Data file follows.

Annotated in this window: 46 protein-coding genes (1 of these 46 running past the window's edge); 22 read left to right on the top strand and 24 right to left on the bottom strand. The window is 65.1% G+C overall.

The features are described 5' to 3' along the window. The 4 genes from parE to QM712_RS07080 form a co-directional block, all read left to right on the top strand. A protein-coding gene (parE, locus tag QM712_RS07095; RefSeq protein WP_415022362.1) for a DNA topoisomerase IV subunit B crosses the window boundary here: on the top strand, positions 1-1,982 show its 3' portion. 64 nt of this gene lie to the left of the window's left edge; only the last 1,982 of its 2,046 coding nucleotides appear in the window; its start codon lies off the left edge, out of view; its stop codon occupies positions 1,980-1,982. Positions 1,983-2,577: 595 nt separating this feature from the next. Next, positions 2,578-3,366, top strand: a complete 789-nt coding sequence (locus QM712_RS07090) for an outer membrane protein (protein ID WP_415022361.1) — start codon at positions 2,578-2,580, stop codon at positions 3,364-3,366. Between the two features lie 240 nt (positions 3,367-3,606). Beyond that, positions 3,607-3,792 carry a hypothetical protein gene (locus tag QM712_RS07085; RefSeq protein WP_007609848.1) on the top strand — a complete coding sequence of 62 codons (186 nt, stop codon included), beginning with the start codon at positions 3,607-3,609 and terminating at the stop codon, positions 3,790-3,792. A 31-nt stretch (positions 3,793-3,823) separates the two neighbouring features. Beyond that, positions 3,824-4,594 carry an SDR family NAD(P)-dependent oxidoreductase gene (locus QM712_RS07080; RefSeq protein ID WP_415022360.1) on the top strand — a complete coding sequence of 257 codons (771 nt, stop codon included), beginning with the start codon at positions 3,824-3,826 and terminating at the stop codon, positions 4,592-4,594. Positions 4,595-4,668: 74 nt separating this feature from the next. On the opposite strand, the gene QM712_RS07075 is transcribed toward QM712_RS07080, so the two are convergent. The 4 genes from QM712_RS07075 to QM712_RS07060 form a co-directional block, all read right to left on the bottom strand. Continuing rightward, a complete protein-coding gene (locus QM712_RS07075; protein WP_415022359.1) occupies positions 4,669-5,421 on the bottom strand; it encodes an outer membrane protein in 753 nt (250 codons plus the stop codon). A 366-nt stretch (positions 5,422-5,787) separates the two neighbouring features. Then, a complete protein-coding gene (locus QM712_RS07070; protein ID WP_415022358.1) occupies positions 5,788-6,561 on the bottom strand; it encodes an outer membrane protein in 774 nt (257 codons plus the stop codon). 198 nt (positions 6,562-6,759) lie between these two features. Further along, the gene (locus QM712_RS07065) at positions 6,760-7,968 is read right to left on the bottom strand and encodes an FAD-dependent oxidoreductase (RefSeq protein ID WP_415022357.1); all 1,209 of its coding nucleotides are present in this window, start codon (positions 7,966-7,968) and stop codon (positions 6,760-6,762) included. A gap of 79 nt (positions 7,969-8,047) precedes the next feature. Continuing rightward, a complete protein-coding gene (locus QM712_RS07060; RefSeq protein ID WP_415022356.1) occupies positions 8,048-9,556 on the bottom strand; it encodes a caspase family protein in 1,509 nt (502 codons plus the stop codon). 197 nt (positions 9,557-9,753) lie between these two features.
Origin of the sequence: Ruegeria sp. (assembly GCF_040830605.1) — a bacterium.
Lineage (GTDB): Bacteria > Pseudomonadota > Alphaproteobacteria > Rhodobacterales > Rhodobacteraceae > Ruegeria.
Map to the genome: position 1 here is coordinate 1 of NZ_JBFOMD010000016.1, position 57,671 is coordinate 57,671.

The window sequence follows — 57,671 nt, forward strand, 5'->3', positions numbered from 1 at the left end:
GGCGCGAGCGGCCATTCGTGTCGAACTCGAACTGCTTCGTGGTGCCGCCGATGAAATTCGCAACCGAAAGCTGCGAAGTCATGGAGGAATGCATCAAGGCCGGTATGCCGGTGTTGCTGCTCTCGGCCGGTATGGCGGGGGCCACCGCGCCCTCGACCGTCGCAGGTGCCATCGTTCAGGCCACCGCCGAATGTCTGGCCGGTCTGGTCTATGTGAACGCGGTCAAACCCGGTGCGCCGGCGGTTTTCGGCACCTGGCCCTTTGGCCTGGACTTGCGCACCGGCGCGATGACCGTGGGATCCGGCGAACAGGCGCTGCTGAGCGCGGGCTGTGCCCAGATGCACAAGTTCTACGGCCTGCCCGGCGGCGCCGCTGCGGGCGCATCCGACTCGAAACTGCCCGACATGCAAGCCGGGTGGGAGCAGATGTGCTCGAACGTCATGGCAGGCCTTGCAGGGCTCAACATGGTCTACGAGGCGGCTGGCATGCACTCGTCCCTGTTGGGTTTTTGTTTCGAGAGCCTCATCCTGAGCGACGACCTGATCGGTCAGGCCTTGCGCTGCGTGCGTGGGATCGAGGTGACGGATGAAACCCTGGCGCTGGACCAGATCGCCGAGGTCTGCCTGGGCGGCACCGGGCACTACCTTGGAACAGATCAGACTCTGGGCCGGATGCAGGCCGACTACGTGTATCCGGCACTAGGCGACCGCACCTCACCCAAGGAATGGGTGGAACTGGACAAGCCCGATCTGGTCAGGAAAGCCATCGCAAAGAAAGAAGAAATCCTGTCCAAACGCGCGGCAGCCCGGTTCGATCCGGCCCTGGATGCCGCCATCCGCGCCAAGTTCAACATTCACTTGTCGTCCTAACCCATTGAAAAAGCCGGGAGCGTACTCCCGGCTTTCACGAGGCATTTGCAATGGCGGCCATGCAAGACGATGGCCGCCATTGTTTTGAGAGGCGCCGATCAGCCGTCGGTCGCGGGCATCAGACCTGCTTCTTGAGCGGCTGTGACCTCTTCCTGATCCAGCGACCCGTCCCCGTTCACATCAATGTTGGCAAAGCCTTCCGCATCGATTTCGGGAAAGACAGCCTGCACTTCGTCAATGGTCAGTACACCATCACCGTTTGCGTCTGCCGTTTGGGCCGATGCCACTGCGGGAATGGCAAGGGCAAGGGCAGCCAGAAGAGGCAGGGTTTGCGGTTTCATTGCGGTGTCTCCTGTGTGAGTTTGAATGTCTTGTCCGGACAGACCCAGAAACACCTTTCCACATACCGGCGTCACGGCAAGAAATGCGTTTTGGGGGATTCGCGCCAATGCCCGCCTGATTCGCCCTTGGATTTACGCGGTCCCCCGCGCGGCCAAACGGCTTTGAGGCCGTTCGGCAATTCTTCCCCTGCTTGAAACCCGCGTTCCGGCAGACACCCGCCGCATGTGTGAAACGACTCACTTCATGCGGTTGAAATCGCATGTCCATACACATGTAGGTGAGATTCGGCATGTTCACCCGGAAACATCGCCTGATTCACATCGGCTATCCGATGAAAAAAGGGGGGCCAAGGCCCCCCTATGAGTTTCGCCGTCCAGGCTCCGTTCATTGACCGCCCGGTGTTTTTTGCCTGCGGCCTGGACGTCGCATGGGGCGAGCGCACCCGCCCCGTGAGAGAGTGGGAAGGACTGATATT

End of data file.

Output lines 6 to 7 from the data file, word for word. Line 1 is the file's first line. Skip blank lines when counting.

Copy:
The window sequence follows — 57,671 nt, forward strand, 5'->3', positions numbered from 1 at the left end:
GGCGCGAGCGGCCATTCGTGTCGAACTCGAACTGCTTCGTGGTGCCGCCGATGAAATTCGCAACCGAAAGCTGCGAAGTCATGGAGGAATGCATCAAGGCCGGTATGCCGGTGTTGCTGCTCTCGGCCGGTATGGCGGGGGCCACCGCGCCCTCGACCGTCGCAGGTGCCATCGTTCAGGCCACCGCCGAATGTCTGGCCGGTCTGGTCTATGTGAACGCGGTCAAACCCGGTGCGCCGGCGGTTTTCGGCACCTGGCCCTTTGGCCTGGACTTGCGCACCGGCGCGATGACCGTGGGATCCGGCGAACAGGCGCTGCTGAGCGCGGGCTGTGCCCAGATGCACAAGTTCTACGGCCTGCCCGGCGGCGCCGCTGCGGGCGCATCCGACTCGAAACTGCCCGACATGCAAGCCGGGTGGGAGCAGATGTGCTCGAACGTCATGGCAGGCCTTGCAGGGCTCAACATGGTCTACGAGGCGGCTGGCATGCACTCGTCCCTGTTGGGTTTTTGTTTCGAGAGCCTCATCCTGAGCGACGACCTGATCGGTCAGGCCTTGCGCTGCGTGCGTGGGATCGAGGTGACGGATGAAACCCTGGCGCTGGACCAGATCGCCGAGGTCTGCCTGGGCGGCACCGGGCACTACCTTGGAACAGATCAGACTCTGGGCCGGATGCAGGCCGACTACGTGTATCCGGCACTAGGCGACCGCACCTCACCCAAGGAATGGGTGGAACTGGACAAGCCCGATCTGGTCAGGAAAGCCATCGCAAAGAAAGAAGAAATCCTGTCCAAACGCGCGGCAGCCCGGTTCGATCCGGCCCTGGATGCCGCCATCCGCGCCAAGTTCAACATTCACTTGTCGTCCTAACCCATTGAAAAAGCCGGGAGCGTACTCCCGGCTTTCACGAGGCATTTGCAATGGCGGCCATGCAAGACGATGGCCGCCATTGTTTTGAGAGGCGCCGATCAGCCGTCGGTCGCGGGCATCAGACCTGCTTCTTGAGCGGCTGTGACCTCTTCCTGATCCAGCGACCCGTCCCCGTTCACATCAATGTTGGCAAAGCCTTCCGCATCGATTTCGGGAAAGACAGCCTGCACTTCGTCAATGGTCAGTACACCATCACCGTTTGCGTCTGCCGTTTGGGCCGATGCCACTGCGGGAATGGCAAGGGCAAGGGCAGCCAGAAGAGGCAGGGTTTGCGGTTTCATTGCGGTGTCTCCTGTGTGAGTTTGAATGTCTTGTCCGGACAGACCCAGAAACACCTTTCCACATACCGGCGTCACGGCAAGAAATGCGTTTTGGGGGATTCGCGCCAATGCCCGCCTGATTCGCCCTTGGATTTACGCGGTCCCCCGCGCGGCCAAACGGCTTTGAGGCCGTTCGGCAATTCTTCCCCTGCTTGAAACCCGCGTTCCGGCAGACACCCGCCGCATGTGTGAAACGACTCACTTCATGCGGTTGAAATCGCATGTCCATACACATGTAGGTGAGATTCGGCATGTTCACCCGGAAACATCGCCTGATTCACATCGGCTATCCGATGAAAAAAGGGGGGCCAAGGCCCCCCTATGAGTTTCGCCGTCCAGGCTCCGTTCATTGACCGCCCGGTGTTTTTTGCCTGCGGCCTGGACGTCGCATGGGGCGAGCGCACCCGCCCCGTGAGAGAGTGGGAAGGACTGATATT